Dennis called me out to the upper deck, where we could get a clear view of the varmint from above. It looked like a small continent in a sea of grass. So we immediately devised a plan to take the little beast out. Dennis suggested we drop the current edition of the Physicians Desk Reference on it, and, with precision timing and an accurate aim, death would come quick and painless. But I thought the PDR might be over-kill. I know it’s a gender thing, but I figured there could be a kinder, gentler alternative while still accomplishing complete and utter annihilation. So I suggested dropping my anthology of Jane Austen instead. It’s lighter reading than the PDR, and the outcome would be the same…only lovelier. Jane Austen is so pleasant to read. But Dennis insisted that this was not exactly a Lizzie Bennett moment. The choice was either drop a copy of “King Lear” with additional harsh language, or the PDR. We opted for the latter, hoping to do the little bugger in with a preponderance of prescriptions. So Dennis raised the 10-pound tome above his head, chanted a mantra consisting of a list of ingredients and dosages of his favorite medicines for good luck, and released the PDR with great velocity in a downward thrust trajectory. We watched the split-second descent as if in slow motion. The Rodent, unfortunately, anticipated his impending doom, and in spite of its bulk, moved with the agility of a Rubick’s Cube master, evading “rat”ification by a nano-second. We continued hurling insults after the fact, but they were rather impotent in lieu of the obvious…NER…No Evidence of Rat. Actually, I think we were both secretly relieved not to have to clean up rodent remnants from the Physicians Desk Reference…or Pride and Prejudice…or King Lear. This was all good and quite tidy. However, if I see him again, I’m pulling out all the stops. Next time he shows his face…I’m getting out the Tolstoy!

We love you all,
The Clot

Sunday, July 6, 2008


We are now on the Monday rotations for Dennis’ chemo infusions, and it is such a pleasant way to begin the week. We fill up his tank in the morning, and we’re good through Sunday. Dennis’ lab numbers were down a “skosh,” but they decided to give him the full pint anyway.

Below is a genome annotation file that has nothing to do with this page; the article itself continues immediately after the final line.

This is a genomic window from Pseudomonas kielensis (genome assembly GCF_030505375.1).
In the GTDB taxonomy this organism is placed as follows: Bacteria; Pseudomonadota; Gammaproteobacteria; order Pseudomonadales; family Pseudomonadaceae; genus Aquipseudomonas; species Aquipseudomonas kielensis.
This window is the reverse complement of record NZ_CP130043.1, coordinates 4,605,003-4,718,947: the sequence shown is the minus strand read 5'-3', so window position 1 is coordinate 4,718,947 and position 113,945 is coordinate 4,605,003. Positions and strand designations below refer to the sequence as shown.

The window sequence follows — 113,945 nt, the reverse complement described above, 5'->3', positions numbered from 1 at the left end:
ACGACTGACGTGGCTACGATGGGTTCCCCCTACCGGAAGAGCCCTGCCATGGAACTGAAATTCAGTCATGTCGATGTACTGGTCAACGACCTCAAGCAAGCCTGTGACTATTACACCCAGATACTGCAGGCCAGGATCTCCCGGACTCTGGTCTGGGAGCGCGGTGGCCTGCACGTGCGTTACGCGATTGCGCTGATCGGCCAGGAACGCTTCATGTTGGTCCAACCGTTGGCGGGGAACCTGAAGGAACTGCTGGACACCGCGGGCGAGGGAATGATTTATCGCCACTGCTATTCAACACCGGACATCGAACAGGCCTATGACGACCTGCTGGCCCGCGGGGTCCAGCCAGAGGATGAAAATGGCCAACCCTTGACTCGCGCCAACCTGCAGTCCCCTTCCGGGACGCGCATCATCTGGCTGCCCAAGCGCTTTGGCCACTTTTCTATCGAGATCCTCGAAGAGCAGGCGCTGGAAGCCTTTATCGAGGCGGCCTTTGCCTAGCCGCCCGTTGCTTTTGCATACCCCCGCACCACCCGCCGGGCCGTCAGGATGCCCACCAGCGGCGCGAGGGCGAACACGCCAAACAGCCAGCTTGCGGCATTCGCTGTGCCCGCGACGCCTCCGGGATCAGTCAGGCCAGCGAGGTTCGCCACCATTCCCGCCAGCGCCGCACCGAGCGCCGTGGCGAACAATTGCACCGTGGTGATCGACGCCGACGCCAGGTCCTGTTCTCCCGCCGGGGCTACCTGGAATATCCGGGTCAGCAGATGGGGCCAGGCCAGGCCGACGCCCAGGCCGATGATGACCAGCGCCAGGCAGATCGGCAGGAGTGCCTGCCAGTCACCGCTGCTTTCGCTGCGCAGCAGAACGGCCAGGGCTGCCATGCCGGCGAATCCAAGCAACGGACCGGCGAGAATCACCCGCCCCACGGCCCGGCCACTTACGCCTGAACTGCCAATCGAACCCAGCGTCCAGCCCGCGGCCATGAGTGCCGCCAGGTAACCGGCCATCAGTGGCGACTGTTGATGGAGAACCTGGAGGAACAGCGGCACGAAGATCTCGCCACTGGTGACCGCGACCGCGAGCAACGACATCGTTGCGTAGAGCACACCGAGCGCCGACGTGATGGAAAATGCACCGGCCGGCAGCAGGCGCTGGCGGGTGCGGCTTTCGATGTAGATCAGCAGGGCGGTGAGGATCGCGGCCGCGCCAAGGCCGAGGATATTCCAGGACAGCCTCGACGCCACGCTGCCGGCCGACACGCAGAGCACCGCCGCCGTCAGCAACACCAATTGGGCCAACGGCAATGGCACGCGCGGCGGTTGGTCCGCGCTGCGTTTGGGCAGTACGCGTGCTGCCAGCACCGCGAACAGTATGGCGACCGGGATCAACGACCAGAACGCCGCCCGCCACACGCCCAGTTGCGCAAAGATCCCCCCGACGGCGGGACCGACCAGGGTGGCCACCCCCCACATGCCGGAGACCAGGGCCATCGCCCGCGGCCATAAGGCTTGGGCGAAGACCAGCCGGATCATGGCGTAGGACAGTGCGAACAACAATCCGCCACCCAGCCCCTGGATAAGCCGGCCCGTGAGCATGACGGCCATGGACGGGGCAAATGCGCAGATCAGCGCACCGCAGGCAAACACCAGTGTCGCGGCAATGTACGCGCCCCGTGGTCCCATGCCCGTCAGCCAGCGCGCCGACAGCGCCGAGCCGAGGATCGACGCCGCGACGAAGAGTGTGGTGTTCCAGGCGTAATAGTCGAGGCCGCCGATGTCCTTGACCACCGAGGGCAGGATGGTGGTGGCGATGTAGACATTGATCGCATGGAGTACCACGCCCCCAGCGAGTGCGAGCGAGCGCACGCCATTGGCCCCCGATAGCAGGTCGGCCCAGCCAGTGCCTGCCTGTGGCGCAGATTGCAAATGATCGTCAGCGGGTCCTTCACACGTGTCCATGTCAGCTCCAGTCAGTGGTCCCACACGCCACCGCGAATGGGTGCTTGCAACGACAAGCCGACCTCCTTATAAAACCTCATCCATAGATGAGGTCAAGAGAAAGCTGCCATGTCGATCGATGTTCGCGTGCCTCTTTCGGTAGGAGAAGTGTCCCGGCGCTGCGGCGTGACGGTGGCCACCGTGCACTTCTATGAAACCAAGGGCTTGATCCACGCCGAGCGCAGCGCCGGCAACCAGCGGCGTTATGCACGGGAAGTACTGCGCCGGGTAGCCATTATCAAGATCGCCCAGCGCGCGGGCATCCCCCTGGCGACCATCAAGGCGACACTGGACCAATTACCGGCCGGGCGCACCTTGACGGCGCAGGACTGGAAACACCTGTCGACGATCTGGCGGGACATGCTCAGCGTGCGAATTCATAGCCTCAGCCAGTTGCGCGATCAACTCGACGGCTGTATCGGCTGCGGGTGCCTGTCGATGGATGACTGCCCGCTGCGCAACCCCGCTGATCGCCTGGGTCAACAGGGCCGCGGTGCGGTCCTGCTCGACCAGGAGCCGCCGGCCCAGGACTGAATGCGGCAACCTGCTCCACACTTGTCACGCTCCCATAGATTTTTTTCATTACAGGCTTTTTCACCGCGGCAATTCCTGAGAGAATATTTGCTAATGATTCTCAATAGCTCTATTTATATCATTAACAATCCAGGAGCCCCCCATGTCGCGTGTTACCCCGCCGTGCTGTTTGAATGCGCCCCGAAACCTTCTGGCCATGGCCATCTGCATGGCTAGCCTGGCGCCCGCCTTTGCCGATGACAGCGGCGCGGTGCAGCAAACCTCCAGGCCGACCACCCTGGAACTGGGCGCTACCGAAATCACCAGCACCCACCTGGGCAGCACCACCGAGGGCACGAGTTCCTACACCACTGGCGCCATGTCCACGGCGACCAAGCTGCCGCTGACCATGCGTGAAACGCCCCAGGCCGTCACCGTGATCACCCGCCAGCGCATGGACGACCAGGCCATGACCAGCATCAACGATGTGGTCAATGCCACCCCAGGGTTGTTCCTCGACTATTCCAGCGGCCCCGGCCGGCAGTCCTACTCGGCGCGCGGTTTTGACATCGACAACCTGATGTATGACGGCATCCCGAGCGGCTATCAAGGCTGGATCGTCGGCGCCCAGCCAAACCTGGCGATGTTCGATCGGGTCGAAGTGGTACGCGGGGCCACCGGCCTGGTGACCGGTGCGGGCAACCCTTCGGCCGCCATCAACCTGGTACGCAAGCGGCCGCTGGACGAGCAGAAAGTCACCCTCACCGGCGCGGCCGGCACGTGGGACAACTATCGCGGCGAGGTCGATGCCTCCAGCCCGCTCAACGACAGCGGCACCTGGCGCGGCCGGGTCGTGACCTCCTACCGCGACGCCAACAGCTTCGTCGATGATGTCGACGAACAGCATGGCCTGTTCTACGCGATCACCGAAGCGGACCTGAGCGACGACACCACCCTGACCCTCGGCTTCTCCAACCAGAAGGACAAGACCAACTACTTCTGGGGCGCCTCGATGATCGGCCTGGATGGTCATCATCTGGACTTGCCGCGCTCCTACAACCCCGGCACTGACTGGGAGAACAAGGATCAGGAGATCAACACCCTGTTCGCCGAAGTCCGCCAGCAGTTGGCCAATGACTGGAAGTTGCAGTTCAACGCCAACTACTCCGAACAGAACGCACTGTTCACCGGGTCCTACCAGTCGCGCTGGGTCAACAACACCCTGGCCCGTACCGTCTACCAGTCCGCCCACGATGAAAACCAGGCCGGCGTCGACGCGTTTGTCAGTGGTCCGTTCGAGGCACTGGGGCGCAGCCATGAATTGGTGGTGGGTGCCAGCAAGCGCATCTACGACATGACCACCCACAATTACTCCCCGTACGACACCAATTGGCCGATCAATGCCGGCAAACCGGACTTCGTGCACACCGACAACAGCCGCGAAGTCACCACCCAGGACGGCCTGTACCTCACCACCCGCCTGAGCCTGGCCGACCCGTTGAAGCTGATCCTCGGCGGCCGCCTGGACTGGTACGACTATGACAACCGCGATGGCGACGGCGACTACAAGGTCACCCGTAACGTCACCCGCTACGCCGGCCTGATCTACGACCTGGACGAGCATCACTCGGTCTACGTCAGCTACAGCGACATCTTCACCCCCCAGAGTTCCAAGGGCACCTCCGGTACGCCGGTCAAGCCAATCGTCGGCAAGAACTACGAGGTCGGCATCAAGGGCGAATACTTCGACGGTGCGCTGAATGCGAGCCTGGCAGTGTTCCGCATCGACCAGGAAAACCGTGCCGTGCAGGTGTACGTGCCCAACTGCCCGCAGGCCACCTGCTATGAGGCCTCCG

Gemcitobene infusions are always cause for celebration, so to commemorate the occasion, we decided to drive up to Midway and attend an authentic Indian POW WOW before Dennis commenced with the nausea. I never really understood just what a Pow Wow was. It was a remarkable demonstration. There was such an atmosphere of tribal camaraderie and festivity, and all the participants wore the most beautiful native costumes of every color imaginable. There was a profusion of bird feathers adorning each ensemble and worn with elegance, dignity and pride. And they danced with conviction to drums and chants celebrating peace, harmony, brotherhood and love. At the conclusion of the PowWow, the chief did the Dance of the Eagle Feathers Staff, and everyone joined in. (Dennis and I sat this one out because he is so skinny, and I am so blond. In addition we got the boot from the judges of "So you Think You can POW-WOW") But we watched in earnest…and learned.

And then we began our descent down Parley’s Canyon, feeling warm and cuddly and singing “Kumbaya.” That lasted about a nano second. Talk about an exercise in contradiction! We were thrust back into reality on the first lane change! There was an ornithological exchange display among the vehicle population that made the PowWow seem bird-deprived by comparison. It gave new meaning to the term “flagrant fowl!”

It seems the single-digit greeting is standard-even anticipated- now days, and is so ubiquitous that one is de-sensitized to any shock value, which renders the exercise rather impotent. In fact, as spectators, we realized that there are some very entertaining and distinct patterns discernible in the ritual bird exchange…there is sincere and viable diversity of ornithological gestures. Caught in the cross-fire of flying flanges, we felt like research psychiatrists doing field study , analyzing the vast variety of sub-species and interpreting the underlying psychological pathology…sort of a perverted parlor game of “Name That Psychosis!”

Following is a list of “pigeon”holes we observed:
1. The Whole Flock or Multiple Personality salute: This involves the multi-passenger, ambidextrous, double-digit formational panoramic, all-inclusive salute. The host flipper leads his fellow flippers in synchronized geometric designs that would be the envy of an Olympic competition swimming event. It’s like a still-life, where all the pointy silhouettes resemble a forest of conifers against the evening sky at sunset. A moment frozen in time. It’s lovely, really.